LAHINA, Hawaii — Not very long ago, the University of Illinois had one of the elite basketball programs in the country.
Illinois had a string of eight straight NCAA Tournament appearances 2000-07 and the 2005 Fighting Illini spent more than three months as the top-rated team in the nation before losing the national championship game 75-70 to North Carolina in St. Louis.
But, that appears to be ancient history and the proof came at the 2018 Maui Jim Maui Invitational.
For the first time in program's history, Illinois, which won the 2012 Maui Invitational, lost all three game culminating with a 83-74 defeat at the hands of the Xavier Musketeers in the seventh-place game late Wednesday.
"The one thing that was very evident in this tournament — elite programs win,'' said second-year Illinois coach Brad Underwood. "Not good teams, elite programs.
"There is a reason that Gonzaga beat Duke today (89-87 in the championship game). They knew they were going to win. They have done it for 18 or 20 years.''
Actually the Maui Invitational field featured six NCAA Tournament teams from last year, exceptions were Illinois and Iowa State, and the Cyclones were in the tournament the six previous seasons, while the Illini have just one berth in the past seven years.
"One of the hardest challenges that we have to understand is the passion in which they play, the emotion and the togetherness. It's called the Zag way or the Zona way or the Duke way. We have to establish the Illini way,'' Underwood said. "Right now, the Illini way is not what I want it to be. Right now, we are going through those growing pains. There is a level of frustration and when you play frustrated, it's very hard to make it work.
"I don't fault their effort. I have to do a better job of helping these guys understand what this tournament was about.''
Underwood said that is his team is doing things in the game that it didn't do in practice.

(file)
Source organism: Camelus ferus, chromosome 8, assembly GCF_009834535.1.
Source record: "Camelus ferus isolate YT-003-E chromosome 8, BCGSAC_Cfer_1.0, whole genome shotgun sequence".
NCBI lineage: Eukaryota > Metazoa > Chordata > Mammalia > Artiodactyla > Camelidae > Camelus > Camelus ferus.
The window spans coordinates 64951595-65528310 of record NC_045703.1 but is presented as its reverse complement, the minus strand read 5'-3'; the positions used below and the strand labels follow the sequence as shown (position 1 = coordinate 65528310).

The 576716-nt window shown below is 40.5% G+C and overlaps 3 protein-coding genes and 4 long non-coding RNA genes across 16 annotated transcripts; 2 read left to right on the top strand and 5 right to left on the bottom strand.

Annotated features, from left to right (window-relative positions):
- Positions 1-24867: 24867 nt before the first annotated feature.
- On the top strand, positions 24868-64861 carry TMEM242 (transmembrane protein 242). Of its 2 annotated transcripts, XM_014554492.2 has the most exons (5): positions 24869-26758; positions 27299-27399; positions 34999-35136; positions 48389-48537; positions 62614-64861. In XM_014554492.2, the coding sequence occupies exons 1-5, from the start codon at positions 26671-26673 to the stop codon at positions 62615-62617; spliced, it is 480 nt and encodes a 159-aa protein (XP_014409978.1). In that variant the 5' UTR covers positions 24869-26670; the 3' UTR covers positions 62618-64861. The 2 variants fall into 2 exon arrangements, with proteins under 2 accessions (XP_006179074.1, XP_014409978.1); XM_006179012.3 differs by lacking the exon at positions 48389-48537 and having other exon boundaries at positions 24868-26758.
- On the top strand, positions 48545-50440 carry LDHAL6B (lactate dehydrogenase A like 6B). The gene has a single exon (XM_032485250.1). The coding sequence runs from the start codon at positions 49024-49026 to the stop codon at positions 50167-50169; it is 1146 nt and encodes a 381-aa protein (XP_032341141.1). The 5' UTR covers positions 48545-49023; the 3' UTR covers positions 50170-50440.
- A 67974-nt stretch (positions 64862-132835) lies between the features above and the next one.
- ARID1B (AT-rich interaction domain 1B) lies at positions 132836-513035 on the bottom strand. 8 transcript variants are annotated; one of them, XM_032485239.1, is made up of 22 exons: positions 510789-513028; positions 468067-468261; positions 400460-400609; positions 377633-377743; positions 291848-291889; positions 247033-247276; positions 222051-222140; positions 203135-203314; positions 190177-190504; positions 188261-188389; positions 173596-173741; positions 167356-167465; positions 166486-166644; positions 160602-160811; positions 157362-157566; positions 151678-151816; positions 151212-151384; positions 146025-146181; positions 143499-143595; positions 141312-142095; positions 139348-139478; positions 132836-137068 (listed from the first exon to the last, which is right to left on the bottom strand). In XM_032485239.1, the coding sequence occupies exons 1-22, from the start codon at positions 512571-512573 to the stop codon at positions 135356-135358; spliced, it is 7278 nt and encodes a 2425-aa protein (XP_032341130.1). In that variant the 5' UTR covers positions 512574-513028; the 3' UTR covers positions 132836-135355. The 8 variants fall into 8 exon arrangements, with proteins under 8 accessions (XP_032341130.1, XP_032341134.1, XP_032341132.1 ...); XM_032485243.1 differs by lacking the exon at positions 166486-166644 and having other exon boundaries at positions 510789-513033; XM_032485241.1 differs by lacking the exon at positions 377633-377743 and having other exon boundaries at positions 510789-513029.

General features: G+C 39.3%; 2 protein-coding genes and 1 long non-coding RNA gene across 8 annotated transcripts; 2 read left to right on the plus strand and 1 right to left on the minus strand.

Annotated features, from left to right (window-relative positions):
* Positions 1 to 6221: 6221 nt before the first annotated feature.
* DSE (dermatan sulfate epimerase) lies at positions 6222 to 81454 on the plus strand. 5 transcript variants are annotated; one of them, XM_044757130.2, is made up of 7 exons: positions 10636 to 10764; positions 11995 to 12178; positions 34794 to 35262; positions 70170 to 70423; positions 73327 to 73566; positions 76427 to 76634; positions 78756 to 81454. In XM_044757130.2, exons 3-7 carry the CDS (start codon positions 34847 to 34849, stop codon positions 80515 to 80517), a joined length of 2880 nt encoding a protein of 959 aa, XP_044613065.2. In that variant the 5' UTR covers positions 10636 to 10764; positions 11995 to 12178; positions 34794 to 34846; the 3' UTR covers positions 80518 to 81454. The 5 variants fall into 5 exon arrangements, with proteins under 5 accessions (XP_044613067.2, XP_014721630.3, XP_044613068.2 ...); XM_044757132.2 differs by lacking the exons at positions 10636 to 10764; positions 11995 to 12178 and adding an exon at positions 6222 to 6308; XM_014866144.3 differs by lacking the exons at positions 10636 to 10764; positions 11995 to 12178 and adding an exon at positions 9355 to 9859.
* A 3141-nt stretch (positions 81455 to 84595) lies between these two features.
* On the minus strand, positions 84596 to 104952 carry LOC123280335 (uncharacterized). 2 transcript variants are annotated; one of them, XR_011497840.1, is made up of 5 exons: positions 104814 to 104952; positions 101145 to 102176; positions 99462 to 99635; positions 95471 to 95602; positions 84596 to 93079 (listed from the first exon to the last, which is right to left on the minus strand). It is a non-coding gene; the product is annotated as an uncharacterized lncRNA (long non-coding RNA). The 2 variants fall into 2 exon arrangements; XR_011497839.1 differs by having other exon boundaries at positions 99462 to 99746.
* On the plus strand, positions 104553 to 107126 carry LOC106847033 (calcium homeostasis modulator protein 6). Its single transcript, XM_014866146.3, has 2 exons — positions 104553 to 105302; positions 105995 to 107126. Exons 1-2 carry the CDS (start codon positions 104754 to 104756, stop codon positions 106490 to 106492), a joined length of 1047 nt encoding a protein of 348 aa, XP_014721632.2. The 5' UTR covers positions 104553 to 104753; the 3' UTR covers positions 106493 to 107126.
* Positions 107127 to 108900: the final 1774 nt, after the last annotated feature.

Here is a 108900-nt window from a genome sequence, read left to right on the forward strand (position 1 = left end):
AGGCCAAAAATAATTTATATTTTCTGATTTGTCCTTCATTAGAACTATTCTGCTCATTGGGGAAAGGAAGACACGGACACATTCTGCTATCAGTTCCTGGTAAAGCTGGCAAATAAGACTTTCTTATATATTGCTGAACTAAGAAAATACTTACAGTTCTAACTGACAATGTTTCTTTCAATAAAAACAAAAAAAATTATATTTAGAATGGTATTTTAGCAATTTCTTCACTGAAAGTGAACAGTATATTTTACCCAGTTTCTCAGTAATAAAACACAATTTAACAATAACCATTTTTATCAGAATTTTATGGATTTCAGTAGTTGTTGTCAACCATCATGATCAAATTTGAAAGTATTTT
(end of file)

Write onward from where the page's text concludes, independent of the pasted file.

"That's a sign of youth,'' he said. "It becomes frustrating for them. It's the first time that a lot of these guys have lost. They don't know how to react.''
Freshman Alan Griffin, who scored a career best 11 points in the loss to Iowa State on Tuesday, had a bad night against Xavier with just one point, one rebound and five turnovers.
"I'm not picking on Alan. He had a really good tournament. He had a coming out party this week. But three straight possessions in the second half, he blows his defensive coverage,'' Underwood said. "Our guys are screaming at him. It's frustrating and he becomes frustrated. It's my fault.
"I have to get these guys doing things in a more systematic way. And it becomes the Illini way. It's not just about this team, it's about establishing what our way is going to be for the next 10-15 years.''
Underwood acknowledged playing in a tournament with three of the top 10 teams and seven traditional NCAA Tournament teams probably wasn't the best scenario for Illinois, which fell to 1-4.
"To be very honest with you, this was probably too much for us right now,'' he said. "A lot of young players, a lot of new faces and yet, we had a chance to beat the best team in the country.''
In the opening round, Illinois trailed Gonzaga 80-78 with 30 seconds left. The Illini had a shot from sophomore guard Trent Frazier to take the lead, but it was off the mark. The Bulldogs made two free throws and got a breakaway dunk to claim an 84-78 victory.
"The way we responded hasn't been very good,'' said Underwood, who admitted that he knew there would be some struggles along the way.
"We are going to get there,'' he said. "We are doing some really good things and we have some really nice players. Understanding how to win is really, really hard when you haven't done it.
"But, we are going to get there. People, you have to believe us.''
Freshmen guard Ayo Dosunmu finished with a game-high 19 points in Wednesday's loss, while Frazier had 18 and senior Aaron Jordan had 16.
Illinois will look to snap a four-game losing streak on Sunday with a 1 p.m. contest against Mississippi Valley State at the State Farm Center.